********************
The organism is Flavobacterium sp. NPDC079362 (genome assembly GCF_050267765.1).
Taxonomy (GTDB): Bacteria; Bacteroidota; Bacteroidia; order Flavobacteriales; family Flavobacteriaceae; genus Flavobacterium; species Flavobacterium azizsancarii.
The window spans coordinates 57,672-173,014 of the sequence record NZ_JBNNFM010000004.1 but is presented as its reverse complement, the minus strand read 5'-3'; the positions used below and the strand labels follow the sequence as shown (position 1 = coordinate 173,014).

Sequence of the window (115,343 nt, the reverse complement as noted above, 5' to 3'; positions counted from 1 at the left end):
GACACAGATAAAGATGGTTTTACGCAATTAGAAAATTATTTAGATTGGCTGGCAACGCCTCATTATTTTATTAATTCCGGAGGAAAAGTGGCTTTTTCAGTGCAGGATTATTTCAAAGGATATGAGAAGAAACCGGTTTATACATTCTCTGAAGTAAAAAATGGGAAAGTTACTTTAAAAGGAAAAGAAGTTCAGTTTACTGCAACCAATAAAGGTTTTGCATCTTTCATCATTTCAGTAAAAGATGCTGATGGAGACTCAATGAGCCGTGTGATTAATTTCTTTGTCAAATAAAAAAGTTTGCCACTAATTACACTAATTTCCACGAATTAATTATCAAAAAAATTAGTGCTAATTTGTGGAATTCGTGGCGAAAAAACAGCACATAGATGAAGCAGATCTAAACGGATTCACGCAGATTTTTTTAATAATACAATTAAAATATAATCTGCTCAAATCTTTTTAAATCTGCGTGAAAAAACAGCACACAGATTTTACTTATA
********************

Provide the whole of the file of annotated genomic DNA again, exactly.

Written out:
The organism is Flavobacterium sp. NPDC079362 (genome assembly GCF_050267765.1).
Taxonomy (GTDB): Bacteria; Bacteroidota; Bacteroidia; order Flavobacteriales; family Flavobacteriaceae; genus Flavobacterium; species Flavobacterium azizsancarii.
The window spans coordinates 57,672-173,014 of the sequence record NZ_JBNNFM010000004.1 but is presented as its reverse complement, the minus strand read 5'-3'; the positions used below and the strand labels follow the sequence as shown (position 1 = coordinate 173,014).

Sequence of the window (115,343 nt, the reverse complement as noted above, 5' to 3'; positions counted from 1 at the left end):
GACACAGATAAAGATGGTTTTACGCAATTAGAAAATTATTTAGATTGGCTGGCAACGCCTCATTATTTTATTAATTCCGGAGGAAAAGTGGCTTTTTCAGTGCAGGATTATTTCAAAGGATATGAGAAGAAACCGGTTTATACATTCTCTGAAGTAAAAAATGGGAAAGTTACTTTAAAAGGAAAAGAAGTTCAGTTTACTGCAACCAATAAAGGTTTTGCATCTTTCATCATTTCAGTAAAAGATGCTGATGGAGACTCAATGAGCCGTGTGATTAATTTCTTTGTCAAATAAAAAAGTTTGCCACTAATTACACTAATTTCCACGAATTAATTATCAAAAAAATTAGTGCTAATTTGTGGAATTCGTGGCGAAAAAACAGCACATAGATGAAGCAGATCTAAACGGATTCACGCAGATTTTTTTAATAATACAATTAAAATATAATCTGCTCAAATCTTTTTAAATCTGCGTGAAAAAACAGCACACAGATTTTACTTATA